At the opposite end of the U shaped handle-levers, there is fixedly attached one of the box-like molds. As shown in the figures, the handle 30 has its ends 34 and 35 attached to the back side 15 of the mold 10. The securing means 36 and 37 may be rivets, nuts and bolts, or other integrally fastening means capable of securing the handle ends to the molds. The ends of the handle 40 is similarly attached to the box-like mold 20.

At a fulcrum point, the elongated members 32 and 41 and the elongated members 31 and 42 are hinged'ly joined by pins or pivot means 60 and 50 respectively. The fulcrum point to provide maximum leverage will be sub stantially closer to the mold ends than the handle ends. Also, to provide a close leverage, elongated members have a bend imparted thereto such as at 52 and 62.

To provide the proper mold action, the two box-like structures 10 and 20 must be positioned so that they are in relative contact at all points along these edges when brought together. This is accomplished in the present invention by imparting an additional bend, such as shown by 51 and 61, to the elongated members. The degree of bend may be empirically arrived at, and, of course, will vary somewhat depending upon the position of the leverage hinges 50 and 60.

The operation of the device of the present invention is simple and may readily be accomplished by a small child. Essentially, the two box-like molds are filled with snow, wet sand, or other agglomerate material and then brought together by the lever action of the two handles. With the elongated members having a proper length, the lever action will provide sufficient pressure to be developed to cause the material to be compressed and to assume the shape of the mold.

Although a certain and specific embodiment of the present invention is shown and described, it is understood that modifications may be made thereto without departing from the true spirit and scope of the invention.

What is claimed is:

1. A device of the kind described for compressing agglomerate material into a solid article comprising: a pair of rectangular box-like molds each having four sides and a back side, each of said sides of said molds being impervious to said agglomerate of continuous structure to form a closed housing capable of maintaining within said housing said agglomerate material and for compressing the same under pressure into rectangular solid article, a pair of elongated members each having one end thereof connected to the back side of one of said box-like molds, means for hingedly connecting said elongated members in a cross fashion at a fulcrum point, said elongated members having a bend imparted thereto of a sufficient degree to cause said box-like molds to continuously join at all four sides forming a completely enclosed structure when the other ends of said elongated members are advanced together.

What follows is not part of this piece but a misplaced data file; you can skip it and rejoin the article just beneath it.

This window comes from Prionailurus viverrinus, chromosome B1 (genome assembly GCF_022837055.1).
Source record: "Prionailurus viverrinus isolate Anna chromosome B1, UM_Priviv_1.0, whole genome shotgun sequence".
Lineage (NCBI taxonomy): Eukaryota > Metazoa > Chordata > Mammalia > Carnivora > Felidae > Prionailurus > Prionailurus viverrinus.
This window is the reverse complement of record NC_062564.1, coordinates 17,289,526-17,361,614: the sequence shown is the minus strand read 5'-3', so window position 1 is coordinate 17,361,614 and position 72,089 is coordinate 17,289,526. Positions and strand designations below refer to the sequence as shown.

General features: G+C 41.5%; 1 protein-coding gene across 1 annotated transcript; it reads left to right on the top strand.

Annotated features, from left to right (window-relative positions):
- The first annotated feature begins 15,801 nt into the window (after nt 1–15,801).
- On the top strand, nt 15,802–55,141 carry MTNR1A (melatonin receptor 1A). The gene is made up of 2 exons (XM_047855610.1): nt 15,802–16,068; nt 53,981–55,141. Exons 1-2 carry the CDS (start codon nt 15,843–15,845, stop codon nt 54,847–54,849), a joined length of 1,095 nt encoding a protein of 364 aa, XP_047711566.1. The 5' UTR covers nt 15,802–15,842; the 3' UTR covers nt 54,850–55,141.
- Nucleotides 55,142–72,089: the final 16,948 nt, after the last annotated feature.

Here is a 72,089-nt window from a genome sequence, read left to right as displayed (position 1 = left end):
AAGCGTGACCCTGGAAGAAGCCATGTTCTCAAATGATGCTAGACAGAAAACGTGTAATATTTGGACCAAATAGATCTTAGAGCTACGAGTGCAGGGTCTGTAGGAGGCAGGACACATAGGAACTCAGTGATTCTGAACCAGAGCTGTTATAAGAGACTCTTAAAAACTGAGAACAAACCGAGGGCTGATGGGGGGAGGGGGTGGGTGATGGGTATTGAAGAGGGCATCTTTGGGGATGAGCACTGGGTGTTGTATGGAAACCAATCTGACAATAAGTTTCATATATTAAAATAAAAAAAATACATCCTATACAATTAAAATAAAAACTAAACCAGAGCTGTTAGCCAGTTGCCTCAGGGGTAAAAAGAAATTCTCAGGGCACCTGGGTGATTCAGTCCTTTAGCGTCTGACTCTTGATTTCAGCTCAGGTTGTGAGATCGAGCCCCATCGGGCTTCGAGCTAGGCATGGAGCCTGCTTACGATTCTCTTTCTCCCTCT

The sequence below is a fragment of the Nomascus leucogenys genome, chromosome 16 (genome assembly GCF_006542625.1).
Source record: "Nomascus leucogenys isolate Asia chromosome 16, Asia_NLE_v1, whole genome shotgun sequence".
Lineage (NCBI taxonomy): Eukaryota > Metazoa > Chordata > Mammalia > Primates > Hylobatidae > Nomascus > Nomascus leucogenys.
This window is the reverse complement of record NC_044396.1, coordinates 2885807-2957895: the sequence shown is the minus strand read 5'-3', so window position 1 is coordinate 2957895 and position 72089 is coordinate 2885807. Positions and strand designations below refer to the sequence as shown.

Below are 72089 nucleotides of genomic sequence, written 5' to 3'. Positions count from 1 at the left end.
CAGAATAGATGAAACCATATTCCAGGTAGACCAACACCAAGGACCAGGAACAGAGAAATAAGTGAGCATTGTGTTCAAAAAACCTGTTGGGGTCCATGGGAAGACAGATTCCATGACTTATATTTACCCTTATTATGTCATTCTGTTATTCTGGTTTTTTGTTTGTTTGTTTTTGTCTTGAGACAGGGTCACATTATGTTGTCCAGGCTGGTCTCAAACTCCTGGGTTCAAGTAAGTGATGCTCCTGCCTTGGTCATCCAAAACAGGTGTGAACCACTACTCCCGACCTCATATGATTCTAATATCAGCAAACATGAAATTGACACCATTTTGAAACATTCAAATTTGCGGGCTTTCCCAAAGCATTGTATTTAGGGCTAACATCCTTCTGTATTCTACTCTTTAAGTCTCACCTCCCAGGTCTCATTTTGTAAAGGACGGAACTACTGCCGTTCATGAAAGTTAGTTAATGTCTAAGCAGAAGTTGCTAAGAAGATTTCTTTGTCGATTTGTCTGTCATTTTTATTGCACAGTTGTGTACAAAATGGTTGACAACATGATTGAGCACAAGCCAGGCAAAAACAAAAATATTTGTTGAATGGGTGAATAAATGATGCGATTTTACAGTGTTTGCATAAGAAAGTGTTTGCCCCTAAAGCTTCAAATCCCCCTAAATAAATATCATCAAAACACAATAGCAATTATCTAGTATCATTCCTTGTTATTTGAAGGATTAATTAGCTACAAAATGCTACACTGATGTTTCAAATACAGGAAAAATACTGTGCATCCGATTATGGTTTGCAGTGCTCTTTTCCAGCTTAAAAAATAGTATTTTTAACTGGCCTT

2. A device as set forth in claim 1 wherein each of said elongated members comprise a U shaped structure with the open ends thereof connected to said back side of said rectangular box-like molds.

3. A device as set forth in claim 1 wherein each of said elongated members comprise a U-shaped structure with having one end thereof dispersed into a pair of U-shaped members, said members connected to the back sides of D. 99,543 Dv 190,405 354,422 604,436 1,199,880 1,206,108 1,323,582 1,751,811 1,787,331 1,985,094 3,169,034

References Cited by the Examiner UNITED STATES PATENTS Geroux.

Barnes 257 X Jewett 249170 X Swartz 257 Eichelberger et a1. 107-48 Hansen et al. 29428 Dow 10748 Guilbault 249-108 X Wilson 294-118 Hilsenrath 249162 X Epstein 8l5.1

said rectangular box-like molds to apply compression to 15 J. SPENCER OVERHOLSER, Primary Examiner substantially all of said box-like molds.

Patent Citations
Cited PatentFiling datePublication dateApplicantTitle
US354422 *Oct 11, 1880Dec 14, 1886 Bullet-mold
US604436 *Jun 24, 1897May 24, 1898 Soap-press
US1199880 *Nov 26, 1915Oct 3, 1916William EichelbergerIce-cream-cone filler.
US1206108 *Feb 21, 1916Nov 28, 1916Christian H HansenKitchen appliance.
US1323582 *Mar 10, 1919Dec 2, 1919 Ice-cream bisher
US1751811 *Jun 2, 1928Mar 25, 1930Guilbault Russell BSplicing mold
US1787331 *Nov 25, 1929Dec 30, 1930Wilson Donald RNail tongs
US1985094 *Apr 10, 1931Dec 18, 1934Harry HilsenrathDispensing device
US3169034 *Jan 18, 1963Feb 9, 1965Epstein RobertGripping and lifting device
USD99543 *Aug 13, 1935May 5, 1936 Design for a mold for lamb patties
USD190405 *Oct 27, 1959May 30, 1961 Mold for making soap
Referenced by
Citing PatentFiling datePublication dateApplicantTitle
US3685942 *Oct 21, 1970Aug 22, 1972Jasper Dean ShafferSnow architecture scoop
US3836308 *May 17, 1972Sep 17, 1974Upright RSnowball forming device
US3930329 *Aug 22, 1974Jan 6, 1976Burkhardt John BBait molding device
US4163639 *Dec 19, 1977Aug 7, 1979Stern Robert GSnowball maker
US4859167 *May 4, 1988Aug 22, 1989Maerz Ralph RSnowball maker
US5080572 *Sep 6, 1990Jan 14, 1992Sagebrush IndustriesSnow ball making device
US8641401 *Apr 7, 2009Feb 4, 2014Randall L. LeiningerCombination scoop and mold press for dough fishing bait
US20090252820 *Apr 7, 2009Oct 8, 2009Leininger Randall LCombination scoop and mold press for dough fishing bait
US20090258117 *Oct 17, 2008Oct 15, 2009Kzee Novelty Products LlcPipe mold and pin-block assembly
US20090288670 *May 22, 2008Nov 26, 2009Kevin Tak LeePipe
US20100230576 *Sep 16, 2010Pendergast James CSnow block apparatus
WO2010045653A1 *Oct 19, 2009Apr 22, 2010Kzee Novelty Products LlcPipe mold and pin-block assembly
Classifications
U.S. Classification425/276, 425/DIG.570, 249/170, 249/162, 425/318, 249/118
International ClassificationA63H33/00
Cooperative ClassificationA63H33/001, Y10S425/057
European ClassificationA63H33/00B